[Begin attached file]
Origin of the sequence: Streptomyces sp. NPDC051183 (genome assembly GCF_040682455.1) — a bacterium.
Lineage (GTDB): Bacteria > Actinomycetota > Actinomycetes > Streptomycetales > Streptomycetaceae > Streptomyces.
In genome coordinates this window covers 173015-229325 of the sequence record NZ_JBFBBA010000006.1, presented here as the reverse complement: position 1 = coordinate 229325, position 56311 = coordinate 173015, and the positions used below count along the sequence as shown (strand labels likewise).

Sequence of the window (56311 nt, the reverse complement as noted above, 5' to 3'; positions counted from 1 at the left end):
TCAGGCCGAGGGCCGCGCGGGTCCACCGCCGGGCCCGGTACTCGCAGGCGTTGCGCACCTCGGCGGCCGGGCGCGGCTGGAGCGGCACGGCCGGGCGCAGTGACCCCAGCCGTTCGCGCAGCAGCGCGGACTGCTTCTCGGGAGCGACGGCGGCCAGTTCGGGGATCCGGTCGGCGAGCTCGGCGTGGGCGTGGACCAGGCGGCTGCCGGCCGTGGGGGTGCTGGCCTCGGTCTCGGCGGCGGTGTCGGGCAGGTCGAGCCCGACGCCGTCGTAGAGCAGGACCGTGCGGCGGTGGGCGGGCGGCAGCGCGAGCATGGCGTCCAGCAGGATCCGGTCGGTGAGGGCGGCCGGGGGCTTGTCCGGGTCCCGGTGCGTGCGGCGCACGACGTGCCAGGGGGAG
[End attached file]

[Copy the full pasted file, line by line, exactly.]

Origin of the sequence: Streptomyces sp. NPDC051183 (genome assembly GCF_040682455.1) — a bacterium.
Lineage (GTDB): Bacteria > Actinomycetota > Actinomycetes > Streptomycetales > Streptomycetaceae > Streptomyces.
In genome coordinates this window covers 173015-229325 of the sequence record NZ_JBFBBA010000006.1, presented here as the reverse complement: position 1 = coordinate 229325, position 56311 = coordinate 173015, and the positions used below count along the sequence as shown (strand labels likewise).

Sequence of the window (56311 nt, the reverse complement as noted above, 5' to 3'; positions counted from 1 at the left end):
TCAGGCCGAGGGCCGCGCGGGTCCACCGCCGGGCCCGGTACTCGCAGGCGTTGCGCACCTCGGCGGCCGGGCGCGGCTGGAGCGGCACGGCCGGGCGCAGTGACCCCAGCCGTTCGCGCAGCAGCGCGGACTGCTTCTCGGGAGCGACGGCGGCCAGTTCGGGGATCCGGTCGGCGAGCTCGGCGTGGGCGTGGACCAGGCGGCTGCCGGCCGTGGGGGTGCTGGCCTCGGTCTCGGCGGCGGTGTCGGGCAGGTCGAGCCCGACGCCGTCGTAGAGCAGGACCGTGCGGCGGTGGGCGGGCGGCAGCGCGAGCATGGCGTCCAGCAGGATCCGGTCGGTGAGGGCGGCCGGGGGCTTGTCCGGGTCCCGGTGCGTGCGGCGCACGACGTGCCAGGGGGAG